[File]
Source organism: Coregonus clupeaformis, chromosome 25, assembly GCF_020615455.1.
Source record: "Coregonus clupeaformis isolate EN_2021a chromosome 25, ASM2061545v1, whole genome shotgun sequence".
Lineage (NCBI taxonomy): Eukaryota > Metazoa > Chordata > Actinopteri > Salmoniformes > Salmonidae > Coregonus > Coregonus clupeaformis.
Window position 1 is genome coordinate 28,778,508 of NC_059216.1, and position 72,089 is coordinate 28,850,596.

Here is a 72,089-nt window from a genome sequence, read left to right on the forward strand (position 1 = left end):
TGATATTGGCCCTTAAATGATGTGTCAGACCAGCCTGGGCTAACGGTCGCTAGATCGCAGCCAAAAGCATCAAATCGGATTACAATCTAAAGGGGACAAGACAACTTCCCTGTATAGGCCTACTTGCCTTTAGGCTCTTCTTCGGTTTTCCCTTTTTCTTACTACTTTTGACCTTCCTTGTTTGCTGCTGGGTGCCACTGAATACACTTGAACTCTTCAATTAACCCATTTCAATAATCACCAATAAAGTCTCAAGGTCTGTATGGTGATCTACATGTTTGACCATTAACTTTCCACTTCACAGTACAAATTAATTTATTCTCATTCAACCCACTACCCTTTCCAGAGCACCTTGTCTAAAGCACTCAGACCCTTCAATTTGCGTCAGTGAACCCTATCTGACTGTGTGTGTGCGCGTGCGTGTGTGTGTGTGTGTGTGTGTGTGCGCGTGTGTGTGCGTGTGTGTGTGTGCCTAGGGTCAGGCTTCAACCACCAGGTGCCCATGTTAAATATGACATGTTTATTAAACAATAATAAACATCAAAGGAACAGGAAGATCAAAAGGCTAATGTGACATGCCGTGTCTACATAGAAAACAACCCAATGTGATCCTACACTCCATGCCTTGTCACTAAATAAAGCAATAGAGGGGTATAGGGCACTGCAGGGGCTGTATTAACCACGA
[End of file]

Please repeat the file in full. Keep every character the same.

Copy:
Source organism: Coregonus clupeaformis, chromosome 25, assembly GCF_020615455.1.
Source record: "Coregonus clupeaformis isolate EN_2021a chromosome 25, ASM2061545v1, whole genome shotgun sequence".
Lineage (NCBI taxonomy): Eukaryota > Metazoa > Chordata > Actinopteri > Salmoniformes > Salmonidae > Coregonus > Coregonus clupeaformis.
Window position 1 is genome coordinate 28,778,508 of NC_059216.1, and position 72,089 is coordinate 28,850,596.

Here is a 72,089-nt window from a genome sequence, read left to right on the forward strand (position 1 = left end):
TGATATTGGCCCTTAAATGATGTGTCAGACCAGCCTGGGCTAACGGTCGCTAGATCGCAGCCAAAAGCATCAAATCGGATTACAATCTAAAGGGGACAAGACAACTTCCCTGTATAGGCCTACTTGCCTTTAGGCTCTTCTTCGGTTTTCCCTTTTTCTTACTACTTTTGACCTTCCTTGTTTGCTGCTGGGTGCCACTGAATACACTTGAACTCTTCAATTAACCCATTTCAATAATCACCAATAAAGTCTCAAGGTCTGTATGGTGATCTACATGTTTGACCATTAACTTTCCACTTCACAGTACAAATTAATTTATTCTCATTCAACCCACTACCCTTTCCAGAGCACCTTGTCTAAAGCACTCAGACCCTTCAATTTGCGTCAGTGAACCCTATCTGACTGTGTGTGTGCGCGTGCGTGTGTGTGTGTGTGTGTGTGTGTGCGCGTGTGTGTGCGTGTGTGTGTGTGCCTAGGGTCAGGCTTCAACCACCAGGTGCCCATGTTAAATATGACATGTTTATTAAACAATAATAAACATCAAAGGAACAGGAAGATCAAAAGGCTAATGTGACATGCCGTGTCTACATAGAAAACAACCCAATGTGATCCTACACTCCATGCCTTGTCACTAAATAAAGCAATAGAGGGGTATAGGGCACTGCAGGGGCTGTATTAACCACGA